Apocalypse? Not yet.

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It’s hard to pick the fact from fiction and half-truth in media reports on COVID-19.

Social and mass media have combined to create an information overload, and may have difficulty explaining the more extreme predictions they’re making about an epidemic disease whose individual clinical impact and community impact seem grossly out of propotion.  This blog will do nothing to add to the mountain of alarmist reportage.

Rather, this is a place to celebrate the quiet professionalism of specimen collectors and clinical laboratory workers who doggedly push though an unprecedented mountain of clinical specimens to identify people with the virus. Note “with the virus”. Just for once, the phrase ‘diagnosed with’ may be an accurate assessment. As ‘with’ does not always equate to causation, detection of SARS-CoV-2 does not necessarily mean infection or verifiable disease. When a team from the University of Padua who tested everyone in the town of Vo, they found positive test results in asymptomatic individuals. All test-positive people were quarantined. The results have been impressive, in contrast with other locations nearby where infection continues to circulate.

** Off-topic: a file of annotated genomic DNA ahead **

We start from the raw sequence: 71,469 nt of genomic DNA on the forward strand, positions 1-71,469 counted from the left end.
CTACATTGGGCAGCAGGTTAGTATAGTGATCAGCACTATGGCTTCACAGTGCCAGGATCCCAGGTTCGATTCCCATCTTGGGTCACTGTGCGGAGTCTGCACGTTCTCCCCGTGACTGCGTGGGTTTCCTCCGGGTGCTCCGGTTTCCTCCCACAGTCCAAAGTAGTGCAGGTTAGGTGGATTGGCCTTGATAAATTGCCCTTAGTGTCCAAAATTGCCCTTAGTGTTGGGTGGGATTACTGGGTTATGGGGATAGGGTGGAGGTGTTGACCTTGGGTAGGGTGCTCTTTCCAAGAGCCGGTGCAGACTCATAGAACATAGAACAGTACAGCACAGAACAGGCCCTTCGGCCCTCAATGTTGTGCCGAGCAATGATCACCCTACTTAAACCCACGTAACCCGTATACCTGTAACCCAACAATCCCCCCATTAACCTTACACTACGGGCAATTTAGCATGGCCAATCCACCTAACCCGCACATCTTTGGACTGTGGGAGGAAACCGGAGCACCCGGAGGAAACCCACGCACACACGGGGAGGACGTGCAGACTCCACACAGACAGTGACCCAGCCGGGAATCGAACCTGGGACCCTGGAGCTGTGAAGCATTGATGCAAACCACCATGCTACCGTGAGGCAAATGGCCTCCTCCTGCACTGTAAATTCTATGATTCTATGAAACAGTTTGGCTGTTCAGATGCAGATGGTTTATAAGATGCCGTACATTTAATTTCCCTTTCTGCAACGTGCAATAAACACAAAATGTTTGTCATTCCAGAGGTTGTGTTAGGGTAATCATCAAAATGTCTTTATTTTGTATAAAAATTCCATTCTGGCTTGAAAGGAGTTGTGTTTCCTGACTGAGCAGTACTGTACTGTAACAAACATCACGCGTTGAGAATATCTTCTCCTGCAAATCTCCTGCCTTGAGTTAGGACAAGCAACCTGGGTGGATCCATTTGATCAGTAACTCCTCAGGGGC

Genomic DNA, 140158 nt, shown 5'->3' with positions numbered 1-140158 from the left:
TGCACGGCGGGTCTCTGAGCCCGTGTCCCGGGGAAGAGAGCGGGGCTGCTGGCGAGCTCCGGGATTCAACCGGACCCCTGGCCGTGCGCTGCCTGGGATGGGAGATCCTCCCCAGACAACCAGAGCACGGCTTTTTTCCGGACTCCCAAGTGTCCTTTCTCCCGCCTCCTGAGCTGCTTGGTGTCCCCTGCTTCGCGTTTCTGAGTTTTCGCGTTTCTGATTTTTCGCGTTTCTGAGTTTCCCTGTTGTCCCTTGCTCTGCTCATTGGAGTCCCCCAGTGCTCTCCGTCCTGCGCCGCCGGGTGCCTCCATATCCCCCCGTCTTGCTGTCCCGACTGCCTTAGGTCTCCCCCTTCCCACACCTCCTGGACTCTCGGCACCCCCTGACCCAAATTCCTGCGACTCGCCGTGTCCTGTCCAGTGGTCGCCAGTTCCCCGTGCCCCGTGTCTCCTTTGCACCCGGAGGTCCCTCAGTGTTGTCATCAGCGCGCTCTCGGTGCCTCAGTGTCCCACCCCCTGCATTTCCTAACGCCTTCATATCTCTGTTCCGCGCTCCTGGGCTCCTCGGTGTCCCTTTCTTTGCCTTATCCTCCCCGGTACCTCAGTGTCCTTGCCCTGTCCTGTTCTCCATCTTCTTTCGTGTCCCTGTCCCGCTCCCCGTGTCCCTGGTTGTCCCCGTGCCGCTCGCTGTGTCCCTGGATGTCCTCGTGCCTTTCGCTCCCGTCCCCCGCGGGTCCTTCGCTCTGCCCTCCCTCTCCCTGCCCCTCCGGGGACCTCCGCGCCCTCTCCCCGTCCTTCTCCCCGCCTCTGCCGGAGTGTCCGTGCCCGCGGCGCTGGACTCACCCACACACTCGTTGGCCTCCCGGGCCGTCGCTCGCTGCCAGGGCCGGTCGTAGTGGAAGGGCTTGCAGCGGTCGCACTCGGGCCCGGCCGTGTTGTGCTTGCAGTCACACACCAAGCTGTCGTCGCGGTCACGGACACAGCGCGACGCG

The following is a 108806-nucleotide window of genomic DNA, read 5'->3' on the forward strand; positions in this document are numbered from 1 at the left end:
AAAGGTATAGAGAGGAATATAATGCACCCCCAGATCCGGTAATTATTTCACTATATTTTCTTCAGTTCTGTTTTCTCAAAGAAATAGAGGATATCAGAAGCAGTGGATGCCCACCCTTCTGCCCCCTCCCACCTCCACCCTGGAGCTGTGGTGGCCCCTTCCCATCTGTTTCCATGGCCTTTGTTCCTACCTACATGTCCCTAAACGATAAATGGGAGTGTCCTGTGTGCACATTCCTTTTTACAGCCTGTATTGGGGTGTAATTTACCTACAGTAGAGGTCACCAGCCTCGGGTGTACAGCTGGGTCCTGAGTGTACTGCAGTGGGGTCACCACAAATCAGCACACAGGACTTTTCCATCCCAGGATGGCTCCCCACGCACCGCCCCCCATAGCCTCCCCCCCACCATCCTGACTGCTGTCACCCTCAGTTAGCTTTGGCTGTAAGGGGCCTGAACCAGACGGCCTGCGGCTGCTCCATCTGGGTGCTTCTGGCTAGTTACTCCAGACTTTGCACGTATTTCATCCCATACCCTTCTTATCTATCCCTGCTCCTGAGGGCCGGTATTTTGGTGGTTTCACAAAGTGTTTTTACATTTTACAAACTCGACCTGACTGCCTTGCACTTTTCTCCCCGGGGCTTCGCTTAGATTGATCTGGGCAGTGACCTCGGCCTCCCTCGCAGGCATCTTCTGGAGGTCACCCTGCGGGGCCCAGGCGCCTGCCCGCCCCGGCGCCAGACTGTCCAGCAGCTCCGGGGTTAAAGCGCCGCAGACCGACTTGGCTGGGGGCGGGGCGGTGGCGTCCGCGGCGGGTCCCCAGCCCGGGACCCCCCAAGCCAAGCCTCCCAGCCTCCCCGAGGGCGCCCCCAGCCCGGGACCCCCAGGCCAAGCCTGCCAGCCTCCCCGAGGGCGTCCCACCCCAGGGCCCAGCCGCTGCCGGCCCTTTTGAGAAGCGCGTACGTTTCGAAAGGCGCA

In Australia, the crude mortality rate appears lower than the initial estimates and may even be falling, thanks to an enormous national effort by public health laboratories. Once again, accurate test capability is at the heart of control and containment measures.

So, we have to recognise the backroom team of lab staff that are stretched beyond their normal limits by the current workload. While it is great to have the WHO’s Director General insisting on widespread testing, we have to ask how the labs doing the testing are going to keep this level of output going for several months on end.

And that’s in G20 nations that are able to cover the cost. How are middle and low income countries going to achieve this kind of intensive laboratory-grounded public health response?

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